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Since mongo doesn't have a schema, does that mean that we won't have to do migrations when we change the models?

What does the migration process look like with a non-relational db?

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3 Answers 3

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I think this is a really good question, but the answers are going to be a little scattered based on the libs you're using and your expectations for a "migration".

Let's take a look at some common migration actions:

  • Add a field: Mongo makes this very easy. Just add a field and you're done.
  • Delete a field: In theory, you're not actually tied to your schema, so "deletion" here is relative. If you remove the "property" and no longer load the field, then it doesn't really matter if that field is in the data. So if you don't care about "cleaning up" the database, then removing a field doesn't affect the database. If you do care about cleaning the DB, you'll basically need to run a giant for loop against the DB.
  • Modify a field name: This is also a difficult problem. When you rename a field "where" are you renaming it? If you want the DB to reflect the new field name, then you basically have to execute a giant for loop on the DB. TO be safe you probably have to "add" data, then push code, then "unset" the old field.

Some Wrinkles

However, the concept of a field name in tandem with an ActiveRecord object is just a little skewed. An ActiveRecord object is effectively providing mappings of object properties to actual database fields.

In a typical RDBMS the "size" of a field name is not really relevant. However, in Mongo, the field name actually occupies data space and this makes a big difference in terms of performance.

Now, if you're using some form of "data object" like ActiveRecord, why would you attempt to store full field names in the data? The DB should probably be storing all fields in alphabetical order with a map on the Object side. So a Document could have 8 fields/properties and the DB names would be "a", "b"..."j", but the Object names would be readable stuff like "Name", "Price", "Quantity".

The reason I bring this up is that it adds yet another wrinkle to Modify a field name. If you're implementing a mapping then modifying a field name doesn't really cause a migration at all.

Some more Wrinkles

If you do want to implement a migration on a deletion, then you'll have to do so after a deploy. You'll also have to recognize that you won't save any current disk space when you do so.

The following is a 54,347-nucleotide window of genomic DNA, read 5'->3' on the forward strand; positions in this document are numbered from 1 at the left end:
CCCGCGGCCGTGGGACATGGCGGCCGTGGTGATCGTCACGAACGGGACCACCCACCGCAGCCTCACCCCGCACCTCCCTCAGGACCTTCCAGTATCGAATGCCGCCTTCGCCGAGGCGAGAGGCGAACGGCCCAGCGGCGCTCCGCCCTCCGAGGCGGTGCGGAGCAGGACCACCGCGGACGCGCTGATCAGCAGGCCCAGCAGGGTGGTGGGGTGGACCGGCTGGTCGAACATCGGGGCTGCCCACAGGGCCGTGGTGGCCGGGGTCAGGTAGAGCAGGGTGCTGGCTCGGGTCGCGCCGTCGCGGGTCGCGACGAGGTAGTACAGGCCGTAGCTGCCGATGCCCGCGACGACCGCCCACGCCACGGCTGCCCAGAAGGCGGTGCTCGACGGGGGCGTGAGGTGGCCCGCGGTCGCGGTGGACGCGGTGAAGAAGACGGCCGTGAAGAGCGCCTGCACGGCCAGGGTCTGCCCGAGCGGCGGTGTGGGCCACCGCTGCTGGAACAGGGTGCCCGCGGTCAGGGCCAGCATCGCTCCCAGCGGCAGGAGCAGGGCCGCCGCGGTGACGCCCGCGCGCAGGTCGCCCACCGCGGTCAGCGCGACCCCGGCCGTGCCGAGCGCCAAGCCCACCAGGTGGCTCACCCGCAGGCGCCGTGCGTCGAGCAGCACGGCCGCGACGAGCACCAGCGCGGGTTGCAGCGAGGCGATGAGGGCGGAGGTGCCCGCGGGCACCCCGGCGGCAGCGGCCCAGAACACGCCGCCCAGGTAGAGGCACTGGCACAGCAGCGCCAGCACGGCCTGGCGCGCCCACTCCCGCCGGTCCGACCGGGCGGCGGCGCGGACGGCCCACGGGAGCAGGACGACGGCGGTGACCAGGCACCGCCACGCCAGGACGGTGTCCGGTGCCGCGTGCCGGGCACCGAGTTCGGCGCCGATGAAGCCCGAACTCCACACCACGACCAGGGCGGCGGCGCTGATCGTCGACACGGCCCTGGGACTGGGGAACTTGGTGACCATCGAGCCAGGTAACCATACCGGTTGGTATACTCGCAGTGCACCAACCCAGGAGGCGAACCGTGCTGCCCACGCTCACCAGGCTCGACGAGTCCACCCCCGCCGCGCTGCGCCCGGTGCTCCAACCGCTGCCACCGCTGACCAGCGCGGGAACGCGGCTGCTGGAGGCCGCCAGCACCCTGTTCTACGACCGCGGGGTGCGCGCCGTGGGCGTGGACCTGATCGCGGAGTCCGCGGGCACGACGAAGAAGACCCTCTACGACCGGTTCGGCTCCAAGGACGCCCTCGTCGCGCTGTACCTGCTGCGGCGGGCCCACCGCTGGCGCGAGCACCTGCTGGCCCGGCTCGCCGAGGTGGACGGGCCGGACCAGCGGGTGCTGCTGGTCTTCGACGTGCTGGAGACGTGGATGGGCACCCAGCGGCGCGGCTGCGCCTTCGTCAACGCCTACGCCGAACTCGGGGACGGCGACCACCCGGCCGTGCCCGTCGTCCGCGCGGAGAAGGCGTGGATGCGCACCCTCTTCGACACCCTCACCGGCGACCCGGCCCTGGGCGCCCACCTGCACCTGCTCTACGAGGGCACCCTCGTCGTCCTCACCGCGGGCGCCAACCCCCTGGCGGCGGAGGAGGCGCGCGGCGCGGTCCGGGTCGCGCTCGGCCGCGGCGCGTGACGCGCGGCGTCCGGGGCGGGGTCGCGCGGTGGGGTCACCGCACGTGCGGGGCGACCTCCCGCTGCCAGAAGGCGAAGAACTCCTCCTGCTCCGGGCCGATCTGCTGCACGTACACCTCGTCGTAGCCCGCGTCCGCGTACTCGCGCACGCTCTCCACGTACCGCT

Mongo pre-allocates space and it doesn't really "give it back" unless you do a DB repair. So if you delete a bunch of fields on documents, those documents still occupy the same space on disk. If the documents are later moved, then you may reclaim space, however documents only move when they grow.

If you remove a large field from lots of documents you'll want to do a repair or a check out the new in-place compact command.

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There is no silver bullet. Adding or removing fields is easier with non-relational db (just don't use unneeded fields or use new fields), renaming a field is easier with traditional db (you'll usually have to change a lot of data in case of field rename in schemaless db), data migration is on par - depending on task.

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I don't think field renaming even exists yet on the latest mongo. –  jpartogi Aug 30 '10 at 23:21

What does the migration process look like with a non-relational db?

Depends on if you need to update all the existing data or not.

In many cases, you may not need to touch the old data, such as when adding a new optional field. If that field also has a default value, you may also not need to update the old documents, if your application can handle a missing field correctly. However, if you want to build an index on the new field to be able to search/filter/sort, you need to add the default value back into the old documents.

Something like field renaming (trivial in a relational db, because you only need to update the catalog and not touch any data) is a major undertaking in MongoDB (you need to rewrite all documents).

If you need to update the existing data, you usually have to write a migration function that iterates over all the documents and updates them one by one (although this process can be shared and run in parallel). For large data sets, this can take a lot of time (and space), and you may miss transactions (if you end up with a crashed migration that went half-way through).

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